Egypt also tried to shift blame for the deaths of eight Mexican tourists in an Egyptian military air attack in September. After months of Egyptian inaction over the killings in the country’s western desert, apparently the result of a mistake, Mexico’s Foreign Ministry issued a statement this month accusing Egypt of failing to investigate the episode properly and of not sufficiently compensating the families of the dead tourists.
As Egypt’s tourism industry has cratered this year — tourist numbers are down more than 40 percent — its economy has suffered a painful retraction.
Now, even small gains are likely to be washed away. On Thursday, Russian security officials were among the first to suggest publicly, without citing any proof, that Islamist terrorism was behind the crash. British officials, who have been working with Egypt to improve security at the Sharm el-Sheikh airport, said it was unlikely that they would reverse their flight ban anytime soon.
Another drop in tourist numbers is likely to further weaken the Egyptian currency. This, in turn, would increase inflation and put new pressure on el-Sissi, who has responded to criticism with an iron fist this year, silencing critics and street protests through mass arrests and convictions.
Last weekend, 152 people, mostly in their 20s, were sentenced to two to five years in prison for participating in street protests against the transfer of two Red Sea islands to Saudi Arabia. The furor over the islands appeared to rattle el-Sissi, catching him by surprise, and dealt another blow to his sagging popularity.
Still, analysts say, the EgyptAir crash could also give el-Sissi’s government a chance to capitalize on international sympathy — provided it does not engage in the sort of defensive behavior that has alienated allies in the past. As the search for wreckage continued Thursday evening, el-Sissi’s office issued a stream of statements describing calls of sympathy he had received from the leaders of Italy, Saudi Arabia and France.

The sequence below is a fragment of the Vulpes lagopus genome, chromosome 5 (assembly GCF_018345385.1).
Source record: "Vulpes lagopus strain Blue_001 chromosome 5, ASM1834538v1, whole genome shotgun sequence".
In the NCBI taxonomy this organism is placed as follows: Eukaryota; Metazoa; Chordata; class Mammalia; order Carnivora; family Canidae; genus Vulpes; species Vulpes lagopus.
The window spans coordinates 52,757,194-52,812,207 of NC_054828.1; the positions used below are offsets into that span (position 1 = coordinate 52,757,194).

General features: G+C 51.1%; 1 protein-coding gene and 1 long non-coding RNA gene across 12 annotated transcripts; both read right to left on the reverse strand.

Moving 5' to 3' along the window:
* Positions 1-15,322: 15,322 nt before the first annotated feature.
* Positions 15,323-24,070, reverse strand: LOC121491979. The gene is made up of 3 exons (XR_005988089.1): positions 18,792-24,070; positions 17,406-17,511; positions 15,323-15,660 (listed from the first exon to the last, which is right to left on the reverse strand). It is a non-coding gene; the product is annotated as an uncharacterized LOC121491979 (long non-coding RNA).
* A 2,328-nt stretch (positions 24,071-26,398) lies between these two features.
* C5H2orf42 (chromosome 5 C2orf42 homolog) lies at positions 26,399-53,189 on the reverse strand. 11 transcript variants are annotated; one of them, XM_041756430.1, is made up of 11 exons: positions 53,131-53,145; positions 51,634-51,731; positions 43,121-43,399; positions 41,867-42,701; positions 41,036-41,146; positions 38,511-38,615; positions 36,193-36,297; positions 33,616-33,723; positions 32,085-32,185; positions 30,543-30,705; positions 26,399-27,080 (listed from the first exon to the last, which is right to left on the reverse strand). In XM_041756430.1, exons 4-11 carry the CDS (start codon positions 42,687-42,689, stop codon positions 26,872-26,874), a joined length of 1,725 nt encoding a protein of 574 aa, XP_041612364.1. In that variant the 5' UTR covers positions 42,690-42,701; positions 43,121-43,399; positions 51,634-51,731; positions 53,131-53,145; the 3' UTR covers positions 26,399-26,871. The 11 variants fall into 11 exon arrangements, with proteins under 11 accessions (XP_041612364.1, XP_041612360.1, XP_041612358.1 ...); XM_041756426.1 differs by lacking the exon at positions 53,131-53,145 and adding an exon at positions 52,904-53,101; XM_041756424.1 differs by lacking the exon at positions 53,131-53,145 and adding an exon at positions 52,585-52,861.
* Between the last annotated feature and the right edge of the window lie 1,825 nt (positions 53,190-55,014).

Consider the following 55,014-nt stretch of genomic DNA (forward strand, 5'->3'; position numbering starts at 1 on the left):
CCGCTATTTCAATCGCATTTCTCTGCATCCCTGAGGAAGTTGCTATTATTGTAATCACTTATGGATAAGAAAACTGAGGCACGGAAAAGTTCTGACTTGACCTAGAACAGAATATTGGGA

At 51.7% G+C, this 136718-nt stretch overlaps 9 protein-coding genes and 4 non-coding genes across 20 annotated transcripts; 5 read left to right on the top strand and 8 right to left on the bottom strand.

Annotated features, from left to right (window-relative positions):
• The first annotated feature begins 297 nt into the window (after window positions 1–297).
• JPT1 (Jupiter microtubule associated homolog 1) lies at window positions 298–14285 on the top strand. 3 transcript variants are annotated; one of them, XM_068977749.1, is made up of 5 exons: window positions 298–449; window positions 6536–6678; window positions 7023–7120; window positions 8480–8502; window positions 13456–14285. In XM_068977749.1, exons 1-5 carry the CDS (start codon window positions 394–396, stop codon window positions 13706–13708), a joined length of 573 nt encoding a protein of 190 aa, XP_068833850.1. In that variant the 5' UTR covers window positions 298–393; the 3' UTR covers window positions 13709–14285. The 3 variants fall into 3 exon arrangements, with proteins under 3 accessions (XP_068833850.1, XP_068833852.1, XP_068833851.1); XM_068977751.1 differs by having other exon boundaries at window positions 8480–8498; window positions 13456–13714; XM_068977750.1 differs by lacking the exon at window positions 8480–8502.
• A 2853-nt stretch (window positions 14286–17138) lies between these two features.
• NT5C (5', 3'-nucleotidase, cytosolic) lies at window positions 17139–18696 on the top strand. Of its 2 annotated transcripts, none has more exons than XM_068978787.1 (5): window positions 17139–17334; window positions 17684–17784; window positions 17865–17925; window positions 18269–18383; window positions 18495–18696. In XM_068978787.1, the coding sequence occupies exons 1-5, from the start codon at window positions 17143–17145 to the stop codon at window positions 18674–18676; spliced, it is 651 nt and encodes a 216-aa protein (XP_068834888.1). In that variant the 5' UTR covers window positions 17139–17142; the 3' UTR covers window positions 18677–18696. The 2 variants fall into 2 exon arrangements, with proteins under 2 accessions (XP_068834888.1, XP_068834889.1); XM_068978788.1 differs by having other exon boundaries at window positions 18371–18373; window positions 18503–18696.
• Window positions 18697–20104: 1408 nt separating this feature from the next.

Hanna, the analyst, said there could be a more cynical explanation for the seemingly more candid approach of Egyptian officials: that they see an opportunity to blame another country, France, for the security lapses that led to the disaster. On social media on Thursday, some Egyptians, anticipating a terrorist link, called for Paris’ Charles de Gaulle Airport to be shut down on security grounds, much as Sharm el-Sheikh’s airport was in the fall.
Blaming France, though, could alienate one of Egypt’s diminishing number of European friends. The French president, François Hollande, visited Egypt last month to sign a $1 billion weapons contract and a slew of other investment deals with el-Sissi.
Paradoxically, the proliferation of challenges facing Egypt may cause Western countries to strengthen their support for el-Sissi, despite his harsh policies, Hanna said.
“It solidifies the status quo,” he said. “Because the country faces serious security threats with the potential to spill over into the rest of the world, other countries are loath to make a drastic change and to focus on things like human rights, politics and other freedoms.”